The 2,000mAh battery on the Kestrel is nothing special. Indeed, the phone was immediately incorporated into my nightly charging routine to keep it alive throughout the following day. In our standard looping-video rundown test, the Kestrel died in a fairly average time of six hours and 50 minutes. Moderate use throughout the day will slowly chew through battery life, with the display being the primary drain. An obvious point, but I highlight it because processor-intensive games and highjacking the phone's 4G connection for tethering don't guzzle as much juice as I expect them to.
I've compared the Kestrel to the Moto G too many times not to consider it competition. Available through various carriers on pay-as-you-go for £100, it has a more striking design, better display and more useful camera. It's where the G itself is lacking that the Kestrel shines, particularly with the simple addition of a microSD slot. It wouldn't be fair to recommend the Moto G over the Kestrel, because the whole point of the latter is to be a low-cost 4G smartphone, with the emphasis on connection speed.
If we look at what else out there has LTE and goes for a similar price, it's slim pickings. On pay-as-you-go, O2 has the Lumia 625 for £100 and the BlackBerry Q5 for £130, neither of which are really compelling alternatives. Vodafone, too, has the Lumia 625 at a higher price of £115, whereas EE itself has the same Windows Phone for £100, and the Galaxy Ace 3 at £140, which, I'd say, is very much a budget device.
If you're looking to sign up to a pay-monthly plan, the Kestrel is free on EE's frugal £14-per-month contract (500MB data cap), with the Lumia 625 and Galaxy Ace 3 requiring £20 and £50 upfront, respectively. Until recently, EE also ranged the Alcatel One Touch Idol S as its lowest-cost handset, priced at £130 on pay-as-you-go and free from £14 per month. You won't find it on EE's online store any longer, which could well be a shrewd move to push customers toward the Kestrel. I'm not sure this was entirely necessary, though. Yes, the Idol S does come off better on paper in a number of areas (720p display, 8MP camera), but I'd hedge my bets that its 1.2GHz dual-core processor can't hang with the Kestrel's quad-core Snapdragon 400. Vodafone has nothing competitive on its 4G plans, and the only thing on O2 worth considering would be the free Lumia 925 from £19 per month (500MB data). That's a higher monthly commitment, but it's a gorgeous handset and worthy of an honourable mention.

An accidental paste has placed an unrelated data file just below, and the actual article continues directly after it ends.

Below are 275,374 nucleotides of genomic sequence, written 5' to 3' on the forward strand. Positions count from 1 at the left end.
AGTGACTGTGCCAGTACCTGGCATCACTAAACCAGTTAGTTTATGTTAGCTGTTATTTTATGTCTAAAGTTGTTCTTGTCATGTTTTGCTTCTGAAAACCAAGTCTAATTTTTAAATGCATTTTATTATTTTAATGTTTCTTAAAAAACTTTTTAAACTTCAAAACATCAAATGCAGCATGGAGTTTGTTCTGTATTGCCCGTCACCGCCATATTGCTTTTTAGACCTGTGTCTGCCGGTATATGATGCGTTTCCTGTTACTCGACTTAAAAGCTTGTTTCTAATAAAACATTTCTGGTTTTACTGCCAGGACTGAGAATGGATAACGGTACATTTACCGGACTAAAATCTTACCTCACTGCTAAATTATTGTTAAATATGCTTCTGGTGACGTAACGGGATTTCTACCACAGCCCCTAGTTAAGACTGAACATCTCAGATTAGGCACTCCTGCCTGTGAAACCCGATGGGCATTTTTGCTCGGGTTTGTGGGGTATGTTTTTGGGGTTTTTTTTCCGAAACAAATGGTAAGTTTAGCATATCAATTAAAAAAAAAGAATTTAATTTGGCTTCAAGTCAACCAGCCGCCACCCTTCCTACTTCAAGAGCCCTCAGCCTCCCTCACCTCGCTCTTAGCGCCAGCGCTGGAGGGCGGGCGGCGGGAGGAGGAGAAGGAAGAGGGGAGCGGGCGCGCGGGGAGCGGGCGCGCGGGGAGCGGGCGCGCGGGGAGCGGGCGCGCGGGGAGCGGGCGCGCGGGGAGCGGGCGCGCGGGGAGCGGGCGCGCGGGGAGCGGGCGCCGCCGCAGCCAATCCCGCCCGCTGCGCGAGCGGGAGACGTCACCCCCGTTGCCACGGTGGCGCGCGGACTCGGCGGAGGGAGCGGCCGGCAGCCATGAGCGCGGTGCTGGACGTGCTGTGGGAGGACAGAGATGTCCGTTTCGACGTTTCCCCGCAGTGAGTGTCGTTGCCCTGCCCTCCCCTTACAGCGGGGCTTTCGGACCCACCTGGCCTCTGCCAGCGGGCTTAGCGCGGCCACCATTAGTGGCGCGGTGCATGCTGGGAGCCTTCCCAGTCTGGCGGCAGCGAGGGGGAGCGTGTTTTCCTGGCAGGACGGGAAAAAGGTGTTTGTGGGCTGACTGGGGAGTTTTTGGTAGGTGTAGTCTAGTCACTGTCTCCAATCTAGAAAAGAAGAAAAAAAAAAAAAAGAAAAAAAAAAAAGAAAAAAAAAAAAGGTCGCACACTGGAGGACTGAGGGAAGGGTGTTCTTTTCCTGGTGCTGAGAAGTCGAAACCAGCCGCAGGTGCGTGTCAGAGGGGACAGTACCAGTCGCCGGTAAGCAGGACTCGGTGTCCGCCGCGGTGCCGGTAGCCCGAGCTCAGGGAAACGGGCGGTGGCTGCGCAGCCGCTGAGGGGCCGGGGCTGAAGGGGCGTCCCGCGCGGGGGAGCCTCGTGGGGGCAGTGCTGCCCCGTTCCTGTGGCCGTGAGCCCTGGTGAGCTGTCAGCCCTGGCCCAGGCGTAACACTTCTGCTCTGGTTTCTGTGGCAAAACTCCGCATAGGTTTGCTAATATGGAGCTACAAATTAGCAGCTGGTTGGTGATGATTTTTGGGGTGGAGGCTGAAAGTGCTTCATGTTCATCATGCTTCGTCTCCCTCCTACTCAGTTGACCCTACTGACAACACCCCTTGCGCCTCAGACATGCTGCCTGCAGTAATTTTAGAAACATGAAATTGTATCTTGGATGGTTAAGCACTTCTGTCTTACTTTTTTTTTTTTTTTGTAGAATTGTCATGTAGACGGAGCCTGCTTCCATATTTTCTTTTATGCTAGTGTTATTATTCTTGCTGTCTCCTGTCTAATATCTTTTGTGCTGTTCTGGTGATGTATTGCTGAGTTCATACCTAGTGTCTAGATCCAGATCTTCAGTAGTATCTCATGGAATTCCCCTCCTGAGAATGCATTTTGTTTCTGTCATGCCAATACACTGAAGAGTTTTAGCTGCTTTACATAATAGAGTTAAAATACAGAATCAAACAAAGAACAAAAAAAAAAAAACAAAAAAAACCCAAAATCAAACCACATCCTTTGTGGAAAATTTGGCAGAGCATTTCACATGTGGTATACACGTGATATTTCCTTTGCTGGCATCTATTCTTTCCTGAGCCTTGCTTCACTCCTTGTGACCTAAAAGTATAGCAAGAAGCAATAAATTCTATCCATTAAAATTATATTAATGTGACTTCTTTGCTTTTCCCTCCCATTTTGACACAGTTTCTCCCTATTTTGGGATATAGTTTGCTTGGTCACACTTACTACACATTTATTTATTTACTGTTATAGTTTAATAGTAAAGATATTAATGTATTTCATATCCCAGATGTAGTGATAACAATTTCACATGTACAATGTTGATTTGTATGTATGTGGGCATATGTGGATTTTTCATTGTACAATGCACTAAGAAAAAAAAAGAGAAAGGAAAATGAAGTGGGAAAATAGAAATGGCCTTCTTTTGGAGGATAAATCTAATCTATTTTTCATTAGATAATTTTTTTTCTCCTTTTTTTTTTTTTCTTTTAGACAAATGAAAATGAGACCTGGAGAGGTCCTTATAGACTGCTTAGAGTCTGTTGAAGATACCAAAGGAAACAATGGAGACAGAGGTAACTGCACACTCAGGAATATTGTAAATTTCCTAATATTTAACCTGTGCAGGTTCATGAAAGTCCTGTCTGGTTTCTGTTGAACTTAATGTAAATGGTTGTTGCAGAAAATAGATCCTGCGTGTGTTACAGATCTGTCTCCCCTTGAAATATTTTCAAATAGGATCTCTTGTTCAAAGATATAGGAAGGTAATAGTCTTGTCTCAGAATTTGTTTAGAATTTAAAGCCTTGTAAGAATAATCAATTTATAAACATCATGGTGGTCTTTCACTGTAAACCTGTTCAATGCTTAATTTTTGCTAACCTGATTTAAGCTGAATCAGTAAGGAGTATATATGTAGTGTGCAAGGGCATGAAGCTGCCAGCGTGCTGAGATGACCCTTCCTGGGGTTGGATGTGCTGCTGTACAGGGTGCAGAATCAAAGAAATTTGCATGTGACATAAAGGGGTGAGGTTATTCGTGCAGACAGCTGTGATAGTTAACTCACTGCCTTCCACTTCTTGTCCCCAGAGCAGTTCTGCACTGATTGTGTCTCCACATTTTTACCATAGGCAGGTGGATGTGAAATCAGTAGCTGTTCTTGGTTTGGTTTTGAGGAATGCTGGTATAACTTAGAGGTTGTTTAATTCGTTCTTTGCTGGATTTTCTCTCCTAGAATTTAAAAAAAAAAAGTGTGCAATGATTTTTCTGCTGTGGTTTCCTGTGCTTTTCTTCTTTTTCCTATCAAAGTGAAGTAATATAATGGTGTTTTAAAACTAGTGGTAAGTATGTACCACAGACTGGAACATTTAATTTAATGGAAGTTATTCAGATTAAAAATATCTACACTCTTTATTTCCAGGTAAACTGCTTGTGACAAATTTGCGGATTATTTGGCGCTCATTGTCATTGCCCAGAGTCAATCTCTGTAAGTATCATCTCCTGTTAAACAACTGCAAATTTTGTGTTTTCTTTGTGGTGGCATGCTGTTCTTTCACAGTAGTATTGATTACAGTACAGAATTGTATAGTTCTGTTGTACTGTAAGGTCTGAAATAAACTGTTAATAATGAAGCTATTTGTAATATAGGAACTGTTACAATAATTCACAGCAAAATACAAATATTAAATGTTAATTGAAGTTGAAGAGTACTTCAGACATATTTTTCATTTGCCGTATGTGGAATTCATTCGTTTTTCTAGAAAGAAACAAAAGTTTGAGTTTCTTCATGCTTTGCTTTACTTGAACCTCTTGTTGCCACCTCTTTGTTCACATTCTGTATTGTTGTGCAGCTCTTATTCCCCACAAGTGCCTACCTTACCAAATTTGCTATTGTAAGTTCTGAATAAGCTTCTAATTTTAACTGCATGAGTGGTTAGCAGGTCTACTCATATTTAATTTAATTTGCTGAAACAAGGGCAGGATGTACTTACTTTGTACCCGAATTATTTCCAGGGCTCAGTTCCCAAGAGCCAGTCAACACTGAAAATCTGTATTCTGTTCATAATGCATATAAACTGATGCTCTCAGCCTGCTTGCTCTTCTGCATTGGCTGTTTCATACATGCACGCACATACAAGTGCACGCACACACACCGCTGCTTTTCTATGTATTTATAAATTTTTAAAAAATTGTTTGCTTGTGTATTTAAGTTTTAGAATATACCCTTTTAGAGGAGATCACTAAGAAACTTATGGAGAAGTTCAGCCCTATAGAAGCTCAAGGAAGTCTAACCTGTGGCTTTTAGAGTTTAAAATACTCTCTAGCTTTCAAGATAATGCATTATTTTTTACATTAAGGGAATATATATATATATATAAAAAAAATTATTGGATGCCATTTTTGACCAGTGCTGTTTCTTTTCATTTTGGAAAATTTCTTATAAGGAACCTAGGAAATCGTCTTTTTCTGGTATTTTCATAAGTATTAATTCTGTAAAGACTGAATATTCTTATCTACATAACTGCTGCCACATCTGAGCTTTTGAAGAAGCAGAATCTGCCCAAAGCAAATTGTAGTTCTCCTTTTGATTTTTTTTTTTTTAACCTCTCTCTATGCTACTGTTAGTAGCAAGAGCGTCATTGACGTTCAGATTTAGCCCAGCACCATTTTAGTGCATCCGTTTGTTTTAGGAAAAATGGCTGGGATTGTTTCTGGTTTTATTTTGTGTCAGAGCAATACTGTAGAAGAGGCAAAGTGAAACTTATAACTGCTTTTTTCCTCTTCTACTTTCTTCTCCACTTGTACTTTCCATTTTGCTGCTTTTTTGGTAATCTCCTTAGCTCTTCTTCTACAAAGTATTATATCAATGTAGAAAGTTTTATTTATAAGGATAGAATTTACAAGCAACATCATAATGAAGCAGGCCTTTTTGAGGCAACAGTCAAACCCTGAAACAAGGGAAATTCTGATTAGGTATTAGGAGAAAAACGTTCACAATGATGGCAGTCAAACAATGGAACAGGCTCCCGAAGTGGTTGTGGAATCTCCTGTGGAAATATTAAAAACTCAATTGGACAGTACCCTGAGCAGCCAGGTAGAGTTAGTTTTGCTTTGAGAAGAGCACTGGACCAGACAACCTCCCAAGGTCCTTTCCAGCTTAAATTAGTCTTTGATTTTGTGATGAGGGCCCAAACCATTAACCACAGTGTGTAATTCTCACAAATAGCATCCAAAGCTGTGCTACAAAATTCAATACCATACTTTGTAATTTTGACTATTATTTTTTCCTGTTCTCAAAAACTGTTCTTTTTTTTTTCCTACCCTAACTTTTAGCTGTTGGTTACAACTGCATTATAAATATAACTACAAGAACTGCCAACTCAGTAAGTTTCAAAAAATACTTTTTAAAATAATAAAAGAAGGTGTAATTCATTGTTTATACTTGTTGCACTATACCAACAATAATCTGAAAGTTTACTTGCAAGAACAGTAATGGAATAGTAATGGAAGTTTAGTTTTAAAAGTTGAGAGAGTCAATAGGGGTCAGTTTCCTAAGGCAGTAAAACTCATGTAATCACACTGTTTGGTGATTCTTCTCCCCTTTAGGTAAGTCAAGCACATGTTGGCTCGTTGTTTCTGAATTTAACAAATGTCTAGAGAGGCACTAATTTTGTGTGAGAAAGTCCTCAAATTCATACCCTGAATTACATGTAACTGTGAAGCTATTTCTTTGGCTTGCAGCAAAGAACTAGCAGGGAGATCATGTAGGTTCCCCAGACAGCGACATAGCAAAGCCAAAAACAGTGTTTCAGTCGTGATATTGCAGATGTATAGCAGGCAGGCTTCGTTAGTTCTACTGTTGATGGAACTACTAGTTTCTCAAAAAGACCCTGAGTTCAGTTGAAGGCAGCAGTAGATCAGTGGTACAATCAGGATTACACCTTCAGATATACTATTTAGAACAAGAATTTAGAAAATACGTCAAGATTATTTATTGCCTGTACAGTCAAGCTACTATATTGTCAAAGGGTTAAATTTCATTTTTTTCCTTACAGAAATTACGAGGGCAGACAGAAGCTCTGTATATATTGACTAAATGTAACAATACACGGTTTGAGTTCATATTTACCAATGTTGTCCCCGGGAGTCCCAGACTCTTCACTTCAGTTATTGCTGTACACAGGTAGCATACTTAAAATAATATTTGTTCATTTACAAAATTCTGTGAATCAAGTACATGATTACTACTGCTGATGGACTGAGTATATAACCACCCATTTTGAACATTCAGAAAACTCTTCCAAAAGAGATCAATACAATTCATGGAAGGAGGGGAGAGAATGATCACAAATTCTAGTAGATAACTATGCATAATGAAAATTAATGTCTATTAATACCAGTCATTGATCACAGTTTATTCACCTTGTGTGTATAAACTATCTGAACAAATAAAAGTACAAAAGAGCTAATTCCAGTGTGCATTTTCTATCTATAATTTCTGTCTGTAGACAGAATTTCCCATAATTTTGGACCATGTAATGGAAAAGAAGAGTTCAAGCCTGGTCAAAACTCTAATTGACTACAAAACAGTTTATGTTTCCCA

All told, the problem the Kestrel faces isn't about what's available now; it's what Motorola is bringing to the market in a matter of weeks.
EE has achieved with the Kestrel exactly what it wanted to. It offers good value for the money, warts and all. The camera isn't great; the display resolution may leave some wanting; and there's nothing special about its design apart from the poorly placed headphone jack. But, with a good choice of display panel, excellent performance and Cat 4 LTE, £99 is a fair price. There's nothing attractive in the way of alternatives for that kind of money, either, especially if it's an Android phone you're after. So, the Kestrel fits into a comfy niche, for now, but Motorola's recently announced LTE variant of the Moto G with expandable storage is about to spoil the party.
Arriving in the next few weeks, this 4G version will nullify the advantages EE's Kestrel had over the 3G model, albeit for the higher price of £149 unlocked. But, that's before carriers start pumping subsidies into the system. In the same way the £135 unlocked 3G edition was available everywhere on pay-as-you-go for £100 almost immediately, the 4G variant should come in at closer to £120 when locked into a network. I therefore have no choice but to advise you sit on your hands for a couple weeks, save up a little extra pocket money and decide whether you want the black or white model of the new Moto G when it eventually launches.
That doesn't give EE much of a window to work with, and the irony is it's kind of forced to stock the 4G Moto G at a competitive price, or it'll miss out on new custom the other networks will be happy to pick up. This is EE's first venture in own-brand hardware, and we know it's but one of a future flock that'll all be named after birds of prey. The Kestrel is a promising start and I'm interested to see what else Huawei is working on, and whether they make a play for the high end. Not the best timing in the wake of Motorola's announcement this time around, but perhaps EE's next handset won't find the predator-prey dynamic reversed quite so quickly.